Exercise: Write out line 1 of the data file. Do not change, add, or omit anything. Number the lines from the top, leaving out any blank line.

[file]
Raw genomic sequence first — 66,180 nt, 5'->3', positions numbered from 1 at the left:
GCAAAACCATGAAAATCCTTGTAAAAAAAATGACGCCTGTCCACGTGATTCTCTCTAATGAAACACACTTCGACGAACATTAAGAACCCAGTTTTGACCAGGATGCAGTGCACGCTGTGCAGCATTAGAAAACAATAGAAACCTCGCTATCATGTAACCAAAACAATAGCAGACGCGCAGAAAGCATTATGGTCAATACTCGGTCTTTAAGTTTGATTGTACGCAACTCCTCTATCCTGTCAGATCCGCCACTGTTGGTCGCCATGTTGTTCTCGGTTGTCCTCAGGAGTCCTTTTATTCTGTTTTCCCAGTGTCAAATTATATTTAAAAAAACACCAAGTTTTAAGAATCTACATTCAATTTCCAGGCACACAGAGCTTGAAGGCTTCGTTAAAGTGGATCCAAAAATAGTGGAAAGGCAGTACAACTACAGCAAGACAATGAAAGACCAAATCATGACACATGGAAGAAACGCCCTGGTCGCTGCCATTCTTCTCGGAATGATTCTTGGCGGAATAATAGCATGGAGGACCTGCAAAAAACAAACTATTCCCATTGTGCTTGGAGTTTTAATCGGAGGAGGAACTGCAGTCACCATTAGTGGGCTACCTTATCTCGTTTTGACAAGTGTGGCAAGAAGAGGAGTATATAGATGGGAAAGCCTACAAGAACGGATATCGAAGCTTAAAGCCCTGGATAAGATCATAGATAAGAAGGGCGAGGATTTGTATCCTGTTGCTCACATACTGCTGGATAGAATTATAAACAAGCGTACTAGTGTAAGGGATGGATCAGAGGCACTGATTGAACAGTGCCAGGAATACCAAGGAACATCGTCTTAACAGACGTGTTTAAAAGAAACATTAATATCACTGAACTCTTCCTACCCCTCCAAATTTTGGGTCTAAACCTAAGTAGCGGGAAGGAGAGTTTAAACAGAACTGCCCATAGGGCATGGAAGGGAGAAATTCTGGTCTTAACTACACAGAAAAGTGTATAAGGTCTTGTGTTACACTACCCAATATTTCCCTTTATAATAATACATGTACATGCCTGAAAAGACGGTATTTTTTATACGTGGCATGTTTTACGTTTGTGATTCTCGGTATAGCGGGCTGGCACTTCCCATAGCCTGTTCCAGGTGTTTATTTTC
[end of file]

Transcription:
Raw genomic sequence first — 66,180 nt, 5'->3', positions numbered from 1 at the left: